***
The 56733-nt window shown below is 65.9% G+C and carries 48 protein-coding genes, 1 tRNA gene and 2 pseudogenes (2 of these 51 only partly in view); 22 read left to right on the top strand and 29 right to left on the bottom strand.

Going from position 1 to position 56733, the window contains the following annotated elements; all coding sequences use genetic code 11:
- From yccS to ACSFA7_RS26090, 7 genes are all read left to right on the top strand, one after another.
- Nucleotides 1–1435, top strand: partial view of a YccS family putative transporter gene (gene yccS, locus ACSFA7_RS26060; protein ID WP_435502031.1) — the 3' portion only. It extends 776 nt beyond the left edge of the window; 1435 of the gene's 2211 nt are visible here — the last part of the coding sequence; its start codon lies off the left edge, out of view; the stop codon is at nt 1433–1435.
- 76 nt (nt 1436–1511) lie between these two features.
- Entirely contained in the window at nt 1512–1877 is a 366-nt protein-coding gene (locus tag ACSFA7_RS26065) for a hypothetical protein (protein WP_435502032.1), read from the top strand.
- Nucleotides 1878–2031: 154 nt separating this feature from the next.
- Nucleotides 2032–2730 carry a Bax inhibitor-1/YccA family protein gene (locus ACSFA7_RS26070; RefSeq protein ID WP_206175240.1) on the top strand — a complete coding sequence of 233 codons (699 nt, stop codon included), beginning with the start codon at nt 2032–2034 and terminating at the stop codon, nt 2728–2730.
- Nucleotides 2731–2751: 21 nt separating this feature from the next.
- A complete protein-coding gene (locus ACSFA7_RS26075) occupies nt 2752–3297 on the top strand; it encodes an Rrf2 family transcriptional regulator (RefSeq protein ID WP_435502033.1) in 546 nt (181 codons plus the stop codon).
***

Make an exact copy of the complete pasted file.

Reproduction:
The 56733-nt window shown below is 65.9% G+C and carries 48 protein-coding genes, 1 tRNA gene and 2 pseudogenes (2 of these 51 only partly in view); 22 read left to right on the top strand and 29 right to left on the bottom strand.

Going from position 1 to position 56733, the window contains the following annotated elements; all coding sequences use genetic code 11:
- From yccS to ACSFA7_RS26090, 7 genes are all read left to right on the top strand, one after another.
- Nucleotides 1–1435, top strand: partial view of a YccS family putative transporter gene (gene yccS, locus ACSFA7_RS26060; protein ID WP_435502031.1) — the 3' portion only. It extends 776 nt beyond the left edge of the window; 1435 of the gene's 2211 nt are visible here — the last part of the coding sequence; its start codon lies off the left edge, out of view; the stop codon is at nt 1433–1435.
- 76 nt (nt 1436–1511) lie between these two features.
- Entirely contained in the window at nt 1512–1877 is a 366-nt protein-coding gene (locus tag ACSFA7_RS26065) for a hypothetical protein (protein WP_435502032.1), read from the top strand.
- Nucleotides 1878–2031: 154 nt separating this feature from the next.
- Nucleotides 2032–2730 carry a Bax inhibitor-1/YccA family protein gene (locus ACSFA7_RS26070; RefSeq protein ID WP_206175240.1) on the top strand — a complete coding sequence of 233 codons (699 nt, stop codon included), beginning with the start codon at nt 2032–2034 and terminating at the stop codon, nt 2728–2730.
- Nucleotides 2731–2751: 21 nt separating this feature from the next.
- A complete protein-coding gene (locus ACSFA7_RS26075) occupies nt 2752–3297 on the top strand; it encodes an Rrf2 family transcriptional regulator (RefSeq protein ID WP_435502033.1) in 546 nt (181 codons plus the stop codon).